We spend a lot of time talking about JK Wranglers and how well they work in the dirt. They do. When they’re running, that is.
In the good ol’ days, if your fuel pump failed, you could put a gas can on the hood with a hose running into the carb and get home. Electrical issues were usually caused by a worn wire or blown fuse, both easy fixes. Points, condensers, rotors were all parts that were cheap and easy to carry in the tool kit. Jeeps got you home.
Today, what if you start your JK, the transmission is mysteriously stuck in Second gear limp mode, and you can go no faster than 3 to 5 mph? What if you’re at the north rim of the Grand Canyon, 100 miles from pavement and cell service, and you get nothing but an array of warning lights on the dash when you turn your key? What do you do?
About the only fix is to disconnect the battery for a while and pray. There’s a chance that after connecting the battery again, everything will be fine. There’s also a chance that you’ll be utilizing your survival skills. If you’re able to get the Jeep into a dealership, you’ll find they’re as much in the dark as we are. R&R today means Reflash & Replace. They can’t fix the TIPM, wireless module, and PCM any more than we can. They reflash or replace those parts (then pray that everything will work).
To be fair, all new vehicles are rife with electronics. However, GM, Ford, Toyota and Nissan vehicle’s electronics work. I don’t worry if I’m 100 miles from service in a Ford Raptor or my Chevrolet Colorado.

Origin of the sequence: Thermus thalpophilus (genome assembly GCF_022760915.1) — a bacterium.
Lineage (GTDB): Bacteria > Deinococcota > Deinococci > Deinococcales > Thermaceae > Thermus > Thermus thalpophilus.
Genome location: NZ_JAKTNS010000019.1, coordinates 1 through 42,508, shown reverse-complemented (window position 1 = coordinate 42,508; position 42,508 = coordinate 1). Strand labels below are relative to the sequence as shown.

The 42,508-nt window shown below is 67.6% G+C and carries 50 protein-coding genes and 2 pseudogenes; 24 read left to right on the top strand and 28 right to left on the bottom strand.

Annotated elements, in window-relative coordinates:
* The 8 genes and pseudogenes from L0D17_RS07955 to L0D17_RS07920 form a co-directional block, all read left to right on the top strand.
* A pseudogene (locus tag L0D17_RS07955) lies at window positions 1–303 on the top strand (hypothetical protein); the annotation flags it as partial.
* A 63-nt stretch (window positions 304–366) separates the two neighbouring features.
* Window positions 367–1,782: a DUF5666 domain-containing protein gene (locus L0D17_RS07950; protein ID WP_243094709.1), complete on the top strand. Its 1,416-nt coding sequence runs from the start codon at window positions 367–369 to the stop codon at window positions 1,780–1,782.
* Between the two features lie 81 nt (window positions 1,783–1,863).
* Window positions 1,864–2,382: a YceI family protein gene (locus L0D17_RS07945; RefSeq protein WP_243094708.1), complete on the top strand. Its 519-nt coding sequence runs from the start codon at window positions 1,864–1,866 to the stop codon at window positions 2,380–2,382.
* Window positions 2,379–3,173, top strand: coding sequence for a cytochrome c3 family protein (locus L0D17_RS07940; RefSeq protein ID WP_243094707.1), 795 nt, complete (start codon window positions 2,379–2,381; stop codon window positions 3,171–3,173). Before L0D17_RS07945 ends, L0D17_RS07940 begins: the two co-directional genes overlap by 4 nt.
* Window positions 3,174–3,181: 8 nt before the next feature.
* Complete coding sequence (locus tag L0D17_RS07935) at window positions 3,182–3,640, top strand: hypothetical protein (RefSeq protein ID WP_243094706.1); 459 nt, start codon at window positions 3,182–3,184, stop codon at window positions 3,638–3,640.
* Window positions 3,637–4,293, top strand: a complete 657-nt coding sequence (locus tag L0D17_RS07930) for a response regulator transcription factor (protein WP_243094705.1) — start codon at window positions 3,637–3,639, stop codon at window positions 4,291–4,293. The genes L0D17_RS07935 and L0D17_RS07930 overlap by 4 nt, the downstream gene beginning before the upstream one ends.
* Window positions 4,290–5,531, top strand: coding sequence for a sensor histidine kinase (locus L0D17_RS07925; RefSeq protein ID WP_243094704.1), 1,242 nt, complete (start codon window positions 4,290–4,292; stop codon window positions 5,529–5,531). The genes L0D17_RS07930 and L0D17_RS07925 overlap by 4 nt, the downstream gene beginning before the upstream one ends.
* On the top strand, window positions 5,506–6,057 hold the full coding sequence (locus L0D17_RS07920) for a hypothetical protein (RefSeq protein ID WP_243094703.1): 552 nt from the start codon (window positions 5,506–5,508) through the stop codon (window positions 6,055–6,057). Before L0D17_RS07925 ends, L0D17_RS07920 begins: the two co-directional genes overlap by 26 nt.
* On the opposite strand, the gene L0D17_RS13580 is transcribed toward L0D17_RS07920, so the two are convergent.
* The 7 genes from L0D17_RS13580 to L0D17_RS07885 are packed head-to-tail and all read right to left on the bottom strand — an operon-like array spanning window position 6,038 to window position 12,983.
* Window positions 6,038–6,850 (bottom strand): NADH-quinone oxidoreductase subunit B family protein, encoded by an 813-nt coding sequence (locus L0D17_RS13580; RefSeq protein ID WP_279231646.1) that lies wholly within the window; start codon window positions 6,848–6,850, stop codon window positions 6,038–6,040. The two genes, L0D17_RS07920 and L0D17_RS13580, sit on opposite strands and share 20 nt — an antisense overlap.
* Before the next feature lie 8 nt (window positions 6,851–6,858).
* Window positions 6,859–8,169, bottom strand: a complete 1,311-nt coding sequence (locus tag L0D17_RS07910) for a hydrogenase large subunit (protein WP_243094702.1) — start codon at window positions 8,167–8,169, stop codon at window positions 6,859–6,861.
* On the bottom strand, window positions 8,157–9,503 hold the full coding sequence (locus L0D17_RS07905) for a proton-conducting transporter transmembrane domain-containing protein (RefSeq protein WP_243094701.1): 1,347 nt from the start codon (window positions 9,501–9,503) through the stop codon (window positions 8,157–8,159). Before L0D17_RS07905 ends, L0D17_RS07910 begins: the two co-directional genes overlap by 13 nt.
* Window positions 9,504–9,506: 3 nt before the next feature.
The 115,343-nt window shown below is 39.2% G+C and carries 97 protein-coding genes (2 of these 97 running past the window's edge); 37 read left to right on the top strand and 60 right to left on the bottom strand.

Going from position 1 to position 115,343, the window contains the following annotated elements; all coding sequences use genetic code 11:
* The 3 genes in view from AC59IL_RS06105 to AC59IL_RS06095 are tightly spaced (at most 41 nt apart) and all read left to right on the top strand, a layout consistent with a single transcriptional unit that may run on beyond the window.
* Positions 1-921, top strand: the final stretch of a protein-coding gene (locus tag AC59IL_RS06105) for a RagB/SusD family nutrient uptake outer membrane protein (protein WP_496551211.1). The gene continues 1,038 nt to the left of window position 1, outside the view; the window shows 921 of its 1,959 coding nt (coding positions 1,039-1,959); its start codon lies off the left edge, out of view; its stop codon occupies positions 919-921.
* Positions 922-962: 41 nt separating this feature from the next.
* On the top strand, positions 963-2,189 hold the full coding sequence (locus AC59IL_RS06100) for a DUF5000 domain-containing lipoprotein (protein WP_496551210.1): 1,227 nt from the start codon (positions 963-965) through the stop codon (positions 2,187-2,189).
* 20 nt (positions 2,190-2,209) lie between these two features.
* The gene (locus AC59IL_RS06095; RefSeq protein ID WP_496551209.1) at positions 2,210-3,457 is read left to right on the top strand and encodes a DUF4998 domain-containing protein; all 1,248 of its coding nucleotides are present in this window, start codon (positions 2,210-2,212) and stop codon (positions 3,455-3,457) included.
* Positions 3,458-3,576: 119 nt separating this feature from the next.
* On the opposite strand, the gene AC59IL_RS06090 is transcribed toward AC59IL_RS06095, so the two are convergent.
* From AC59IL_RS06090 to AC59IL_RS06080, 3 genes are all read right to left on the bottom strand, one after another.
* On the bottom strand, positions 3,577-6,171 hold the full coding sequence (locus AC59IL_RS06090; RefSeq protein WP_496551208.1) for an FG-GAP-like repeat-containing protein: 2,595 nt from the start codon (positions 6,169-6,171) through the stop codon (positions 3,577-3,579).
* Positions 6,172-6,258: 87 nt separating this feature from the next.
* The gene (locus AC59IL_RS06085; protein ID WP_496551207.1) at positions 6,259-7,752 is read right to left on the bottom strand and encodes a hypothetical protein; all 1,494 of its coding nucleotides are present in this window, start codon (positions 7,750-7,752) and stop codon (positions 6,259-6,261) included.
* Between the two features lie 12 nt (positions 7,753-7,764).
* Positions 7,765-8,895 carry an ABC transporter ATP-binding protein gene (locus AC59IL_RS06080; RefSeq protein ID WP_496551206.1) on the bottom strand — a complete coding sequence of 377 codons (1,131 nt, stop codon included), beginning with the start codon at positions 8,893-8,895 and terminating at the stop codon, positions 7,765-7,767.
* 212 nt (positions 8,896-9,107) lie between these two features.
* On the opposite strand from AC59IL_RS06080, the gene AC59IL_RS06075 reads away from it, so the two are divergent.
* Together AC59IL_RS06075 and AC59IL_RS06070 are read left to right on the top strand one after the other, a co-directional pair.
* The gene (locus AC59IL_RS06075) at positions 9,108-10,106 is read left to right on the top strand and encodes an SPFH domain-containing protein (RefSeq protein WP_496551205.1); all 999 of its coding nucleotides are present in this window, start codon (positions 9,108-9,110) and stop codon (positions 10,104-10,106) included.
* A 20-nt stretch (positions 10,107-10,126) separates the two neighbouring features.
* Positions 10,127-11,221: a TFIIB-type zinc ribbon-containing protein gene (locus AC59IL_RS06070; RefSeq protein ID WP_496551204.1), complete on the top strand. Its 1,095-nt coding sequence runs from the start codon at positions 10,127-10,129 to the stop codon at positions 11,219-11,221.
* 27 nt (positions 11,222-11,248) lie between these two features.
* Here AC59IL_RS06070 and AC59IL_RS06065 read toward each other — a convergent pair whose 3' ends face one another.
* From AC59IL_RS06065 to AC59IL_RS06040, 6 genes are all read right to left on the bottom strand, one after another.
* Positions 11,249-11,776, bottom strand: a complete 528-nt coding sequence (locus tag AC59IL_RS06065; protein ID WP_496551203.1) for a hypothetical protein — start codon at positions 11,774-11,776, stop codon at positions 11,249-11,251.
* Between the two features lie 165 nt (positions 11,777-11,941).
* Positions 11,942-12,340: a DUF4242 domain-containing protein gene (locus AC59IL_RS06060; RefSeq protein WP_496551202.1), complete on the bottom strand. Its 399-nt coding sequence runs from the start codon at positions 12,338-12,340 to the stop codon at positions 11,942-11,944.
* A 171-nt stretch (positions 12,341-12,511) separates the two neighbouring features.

Electronics aside, what about the JK’s other glaring weakness, its frontend? It’s impossible to understand how anyone thought the weak housing, worthless ball joints, or the C-clips on the axles would hold up under the intended uses Jeeps are put to. Luckily, there are replacement axles and parts from the aftermarket that cure the issues, but why doesn’t Jeep do anything about the problems that have existed since 2007?
The JK Wrangler was a giant leap forward in off-road prowess. However, it’s not fun being able to go further off-road when you’re worrying about having to hike further to get back.
My wife has a new 2011 Chrysler Town & Country minivan with the same 3.6L VVT V-6 that is going into the Wrangler. Granted, the transmissions are different, but the mills are the same. In the minivan, the new V-6 produces 283 horsepower at 6,400 rpm and 260 lb-ft of torque at 4,400 rpm. The 2012 Wrangler’s V-6 will be a little less powerful.
The 3.6L VVT’s mediocre performance at low rpm is forgotten as soon as it hits 4,000 rpm, where it starts to scream. It returns fuel economy figures from the high teens to low 20s. That’s fine for a minivan, but Jeeps need low-end torque, which the 3.6L does not deliver. Will the ’12 Wrangler perform? Yes, on the freeway there will be no problem setting the cruise at the speed limit and staying there. In the dirt? We’ll have to see. Before trading in your 3.8L JK Wrangler, drive a new one. Think hard before getting rid of your 4.0L-equipped TJ or YJ. The days of good low-end torque in Wranglers are long gone.
Until other manufacturers challenge Jeep by building utility vehicles, such as downsized Broncos or Blazers, customers will have to decide if the Wrangler’s electronic issues and no low-end torque problem are outweighed by its great off-road suspension.